This was a shot of last weeks typical every other day Black Raspberry harvest, minus my munching in the berry patch. The pace has slowed down considerably since, and I maybe have only one or two more full bowls left worth of Blacks out there. And maybe one bowl of Golden Raspberries as well. Although, the Golden Raspberries have been few , the larger harvest for them will be coming later in the season on the new canes...I had some trouble with those ...like everything else this Summer..... and will not see as large a harvest as I should, but the Goldens are more of a novelty, and the Black Raspberries are more the mainstay of my berry patch so I am still pleased as punch with the season so far.

My daughter has finally had her fill of the berries for the Summer....not me LOL.... She ate them by the bowlful fresh out of the garden, and then dipped into my freezer supply to make herself Triple Berry Smoothies out of the Raspberries and some Strawberries and Blueberries I have stored away in the freezer for later use(even tho they are a little seedy for me, those smoothies she makes are to die for, and I might ask her to guest blog the recipe here). Luckily I still have enough in the freezer to make a batch of jam come the Fall and the onset of colder days. Let me tell you, there is nothing like warming the house up by making a batch of Raspberry Jam...the aroma is out of this world!!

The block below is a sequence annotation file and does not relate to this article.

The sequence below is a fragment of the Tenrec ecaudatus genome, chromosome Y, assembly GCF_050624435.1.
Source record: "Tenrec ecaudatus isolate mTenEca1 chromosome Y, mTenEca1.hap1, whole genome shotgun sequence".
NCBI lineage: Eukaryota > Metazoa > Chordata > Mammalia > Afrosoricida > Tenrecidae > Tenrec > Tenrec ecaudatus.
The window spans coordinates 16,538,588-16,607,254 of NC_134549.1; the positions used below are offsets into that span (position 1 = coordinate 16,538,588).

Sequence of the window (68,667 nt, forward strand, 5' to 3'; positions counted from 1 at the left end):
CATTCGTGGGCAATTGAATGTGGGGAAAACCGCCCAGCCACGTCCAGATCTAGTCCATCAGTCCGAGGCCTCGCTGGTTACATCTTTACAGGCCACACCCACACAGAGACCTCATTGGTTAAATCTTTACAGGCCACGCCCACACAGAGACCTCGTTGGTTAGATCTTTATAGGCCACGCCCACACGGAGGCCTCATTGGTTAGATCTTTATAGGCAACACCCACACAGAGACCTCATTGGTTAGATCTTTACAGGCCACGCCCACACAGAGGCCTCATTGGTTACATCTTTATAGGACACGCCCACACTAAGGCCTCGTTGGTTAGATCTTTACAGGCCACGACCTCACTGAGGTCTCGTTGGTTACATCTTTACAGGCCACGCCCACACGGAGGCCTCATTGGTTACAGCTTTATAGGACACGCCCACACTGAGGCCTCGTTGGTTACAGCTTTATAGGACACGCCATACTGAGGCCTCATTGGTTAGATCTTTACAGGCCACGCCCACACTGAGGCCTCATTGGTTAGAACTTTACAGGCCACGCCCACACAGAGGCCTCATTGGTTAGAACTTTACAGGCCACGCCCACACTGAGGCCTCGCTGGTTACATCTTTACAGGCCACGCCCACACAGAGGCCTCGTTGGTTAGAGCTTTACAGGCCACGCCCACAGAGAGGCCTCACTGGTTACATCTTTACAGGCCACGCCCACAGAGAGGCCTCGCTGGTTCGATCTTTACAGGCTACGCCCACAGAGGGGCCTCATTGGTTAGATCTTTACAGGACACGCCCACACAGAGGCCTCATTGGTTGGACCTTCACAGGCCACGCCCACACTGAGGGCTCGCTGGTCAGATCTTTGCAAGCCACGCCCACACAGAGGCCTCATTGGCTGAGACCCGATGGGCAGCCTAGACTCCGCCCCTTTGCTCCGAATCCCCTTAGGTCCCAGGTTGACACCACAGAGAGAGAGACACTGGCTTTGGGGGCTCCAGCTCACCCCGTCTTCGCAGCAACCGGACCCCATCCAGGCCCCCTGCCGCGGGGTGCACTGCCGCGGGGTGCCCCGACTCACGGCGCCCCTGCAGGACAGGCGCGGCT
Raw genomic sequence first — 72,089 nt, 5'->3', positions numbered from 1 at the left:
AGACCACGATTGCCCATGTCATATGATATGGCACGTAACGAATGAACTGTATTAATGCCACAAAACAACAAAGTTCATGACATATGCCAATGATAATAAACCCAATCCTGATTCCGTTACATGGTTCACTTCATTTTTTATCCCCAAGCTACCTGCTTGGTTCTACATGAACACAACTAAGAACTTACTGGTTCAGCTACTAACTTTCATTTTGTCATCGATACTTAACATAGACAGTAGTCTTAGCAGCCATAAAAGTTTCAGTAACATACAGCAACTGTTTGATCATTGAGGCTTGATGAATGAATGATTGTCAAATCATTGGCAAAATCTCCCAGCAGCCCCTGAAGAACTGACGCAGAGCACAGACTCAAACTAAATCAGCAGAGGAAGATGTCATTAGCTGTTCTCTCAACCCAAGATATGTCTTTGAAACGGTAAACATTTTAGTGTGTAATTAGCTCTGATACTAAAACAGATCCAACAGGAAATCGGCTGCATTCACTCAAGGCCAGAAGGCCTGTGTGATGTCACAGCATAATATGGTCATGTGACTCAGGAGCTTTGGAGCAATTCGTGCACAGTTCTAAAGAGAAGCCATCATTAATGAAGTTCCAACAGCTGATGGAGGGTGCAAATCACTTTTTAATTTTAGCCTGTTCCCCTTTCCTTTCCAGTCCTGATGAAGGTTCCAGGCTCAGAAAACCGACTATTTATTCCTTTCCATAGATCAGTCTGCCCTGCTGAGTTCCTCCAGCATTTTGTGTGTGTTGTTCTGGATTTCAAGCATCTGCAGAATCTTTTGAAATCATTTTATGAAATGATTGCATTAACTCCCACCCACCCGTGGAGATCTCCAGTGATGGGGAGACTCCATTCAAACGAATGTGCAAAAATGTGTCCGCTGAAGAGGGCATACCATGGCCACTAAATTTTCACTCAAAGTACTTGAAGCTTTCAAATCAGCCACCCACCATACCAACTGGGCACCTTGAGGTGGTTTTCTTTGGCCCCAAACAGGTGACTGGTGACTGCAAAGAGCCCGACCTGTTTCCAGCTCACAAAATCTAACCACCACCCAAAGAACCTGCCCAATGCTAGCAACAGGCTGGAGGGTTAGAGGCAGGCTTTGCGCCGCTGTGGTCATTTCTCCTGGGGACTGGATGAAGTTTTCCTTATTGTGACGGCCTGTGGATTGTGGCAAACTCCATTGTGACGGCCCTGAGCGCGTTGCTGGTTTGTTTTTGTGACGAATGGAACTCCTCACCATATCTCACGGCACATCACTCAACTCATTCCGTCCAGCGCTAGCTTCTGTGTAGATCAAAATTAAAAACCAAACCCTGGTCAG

Once the berry season is over for good , I will have to hold myself to pruning them hard to keep the from taking over the world. It pains me to do so, but they are making their escape out into the road next to my yard....

Jul 2, 2009

Around the Garden

Well the weather has finally started co-operating a bit. There have been a few days were there has been more sun than clouds, and the temperature has gotten up above °70 on those days too, and that is a big plus.
In the big garden the tomatoes are finally flowering and a few even have little baby tomatoes growing.I have also noticed a bit of blossom drop. This is a first for me, and seeing that the weather has not been very hot, I have no clue what is doing it. Although in all reality I have never watched as closely as I am watching this year so this may be a normal occurrence in the garden. All in all, I have said to myself many times this year that if I even harvest 1 tomato per plant I will be thankful. I attribute this general less than hopeful feeling to how the weather and the killer aphids have wrecked havoc on the plants. I really hope that everything plays catch up over the next handful of days and I can look forward to canning up dozens of jars of sauce....but I am not holding my breath.
Also coming along in the big garden are the zucchini. I planted a variety called Parthenon for the third time this year, and for the third time it looks like I will be harvesting zucchini. Now this may sound strange to some, but before I found this particular variety I could not for the life of me get zukes to do their thing. Most people have to dress in black and creep under the cover of darkness leaving their zukes all around the neighborhood, like a reverse cat burglar. But not me. Nope. I am the scourge of anything summer squash. Not with Parthenon though!